The current plan is for Sans Souci to stop in Ensenada on Friday, take on some fuel, then cross the border into the US and arrive at Nordhavn’s facility, in Newport Beach California, on Saturday. I’m not sure how long the boat will be at Nordhavn. There is some work to be done, but other than a couple of small projects, all of the work can be performed in Seattle when the boat gets north. It may be a two day stop, or a two week stop. I sent an email earlier this morning to Nordhavn to get their thoughts.
And, returning to yesterday’s discussion on fuel….
I forgot to mention that all of the numbers presented included a 25kw generator running at all times (approx. 1.5 gallons an hour). On a major passage, I might be able to run without the generator most of the time, so the numbers presented could potentially be improved upon significantly. The alternators on my main engines each put out 100 amps, at 24v, for a total of 4.8kw. Without the air conditioning, this might be adequate to keep the boat going. I’m not sure.
There was a question posted yesterday about whether the second N68 had different engines than my boat. The answer is: yes. I have twin Luggers (a marinized version of a John Deere engine), and the second N68 has twin Detroit 60s. Thus, there is a chance that my boat’s performance will be slightly different. My guess though is that any difference in fuel efficiency is negligable. The horsepower requirement to move his boat, and my boat, through the water at any given speed is the same. Diesel engines are what I would call a “mature industry.” I haven’t directly compared the two spec sheets, but my guess is that if I match them at a given horsepower the fuel consumption will be within a percent or two of each other.
Also, someone asked about the website for the second N68 – the website address is: http://www.graceoftides.com/. However, there’s no need to click the link, because there is nothing there. David started the site, then decided to start it over, to make it better. I’m not sure if he’ll work on it again or not. I’ve been lazy about updating my own site. Other than the blog, I haven’t updated it in months. Oh well….
We had dinner last night with the owners of an N62 that is crossing to Japan with us next summer; Steven and Carol Argosy from the N62, Seabird. Whereas I have refused to think beyond Japan, Roberta and Carol had no such hestitation. While Steve and I were talking boats, the ladies were plotting all the interesting places we can go once we cross the Pacific; Papua New Guinea, Indonesia, China, India, Thailand, etc. Roberta reminded me once again as we were leaving the restaurant, that whereas I spend a lot of time whining about crossing the Bering Sea, that it is really only 20 days, that will be an adventure, and that once on the “other side” we may never see cold water again.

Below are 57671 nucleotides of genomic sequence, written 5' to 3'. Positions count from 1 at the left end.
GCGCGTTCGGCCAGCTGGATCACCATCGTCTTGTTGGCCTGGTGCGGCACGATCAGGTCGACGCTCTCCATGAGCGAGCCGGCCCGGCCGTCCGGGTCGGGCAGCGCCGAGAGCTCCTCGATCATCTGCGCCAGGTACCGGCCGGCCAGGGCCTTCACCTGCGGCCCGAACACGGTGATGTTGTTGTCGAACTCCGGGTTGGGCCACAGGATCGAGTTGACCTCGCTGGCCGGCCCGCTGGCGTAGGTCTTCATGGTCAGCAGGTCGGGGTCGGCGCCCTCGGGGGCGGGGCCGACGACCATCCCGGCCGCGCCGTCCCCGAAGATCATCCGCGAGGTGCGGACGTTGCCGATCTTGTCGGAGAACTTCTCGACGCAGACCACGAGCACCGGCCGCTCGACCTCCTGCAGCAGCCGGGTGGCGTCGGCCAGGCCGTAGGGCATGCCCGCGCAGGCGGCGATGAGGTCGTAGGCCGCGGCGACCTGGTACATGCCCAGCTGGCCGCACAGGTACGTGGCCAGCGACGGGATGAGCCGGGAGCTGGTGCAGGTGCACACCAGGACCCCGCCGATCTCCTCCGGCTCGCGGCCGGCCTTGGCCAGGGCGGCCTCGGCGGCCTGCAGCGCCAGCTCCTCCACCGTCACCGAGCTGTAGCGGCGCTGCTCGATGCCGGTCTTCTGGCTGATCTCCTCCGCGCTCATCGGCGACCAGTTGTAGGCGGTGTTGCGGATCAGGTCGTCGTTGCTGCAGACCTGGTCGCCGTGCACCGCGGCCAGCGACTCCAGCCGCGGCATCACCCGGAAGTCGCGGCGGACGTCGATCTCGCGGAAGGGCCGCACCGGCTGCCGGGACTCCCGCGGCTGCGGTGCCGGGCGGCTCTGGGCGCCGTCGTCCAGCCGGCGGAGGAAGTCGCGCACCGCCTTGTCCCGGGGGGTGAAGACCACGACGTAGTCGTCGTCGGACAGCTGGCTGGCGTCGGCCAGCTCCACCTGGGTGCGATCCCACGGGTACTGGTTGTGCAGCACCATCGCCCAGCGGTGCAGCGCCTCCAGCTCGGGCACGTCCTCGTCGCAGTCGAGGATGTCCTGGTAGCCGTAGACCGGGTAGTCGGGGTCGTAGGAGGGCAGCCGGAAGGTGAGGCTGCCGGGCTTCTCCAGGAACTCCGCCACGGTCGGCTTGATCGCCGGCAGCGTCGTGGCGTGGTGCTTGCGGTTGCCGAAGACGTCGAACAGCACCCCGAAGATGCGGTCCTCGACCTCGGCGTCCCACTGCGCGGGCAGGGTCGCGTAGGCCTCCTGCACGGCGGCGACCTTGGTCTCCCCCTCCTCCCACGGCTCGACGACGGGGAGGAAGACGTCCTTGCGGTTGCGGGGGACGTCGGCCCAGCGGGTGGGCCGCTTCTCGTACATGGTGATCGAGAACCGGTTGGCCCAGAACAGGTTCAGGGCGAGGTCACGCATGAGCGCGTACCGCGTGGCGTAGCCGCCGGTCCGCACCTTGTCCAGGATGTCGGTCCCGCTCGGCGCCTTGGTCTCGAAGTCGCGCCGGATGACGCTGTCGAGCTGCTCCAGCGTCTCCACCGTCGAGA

Steven mentioned that he had just added a “hydraulic generator” to his boat. I have heard of hydraulic alternators, but have never heard of a hydraulic generator, and still don’t know that I completely understand the distinction, if any. He said it is the generator-side of a normal generator, but powered by a hydraulic line coming from a hydraulic pump, powered by the main engine, or his wing engine. It is giving him 20kw of power. I mentioned that I had hydraulic alternators on my boat that I haven’t been using because they seem no more efficient than the generator, and he pointed out that there is no oil to change, or impeller to change on his hydraulic generator. A great point. I change the oil on my generator every 200 hours, and it gets annoying after a while. My generator tends to run 24 hours a day when away from the dock, so this means weekly oil changes. We have a oil change system that makes the oil changes very simple, but its still not fun. I may give my hydraulic alternators another chance… (I have approx 12kw from two hydraulic alternators).
One fun piece of triva we discovered last night was that twelve years ago, when Roberta and I were thinking about buying a Nordhavn 62, we visited a Nordhavn 62 named Atlas, that had just arrived in Seattle from Australia. When I mentioned Atlas, Steven said “That’s our boat! We renamed it!” Steven has cruised Seabird to Seattle from the east coast. It’s amazing how these boats get around, and it seemed kind of cool that we would be crossing the Pacific in the company of the first Nordhavn 62 we ever saw.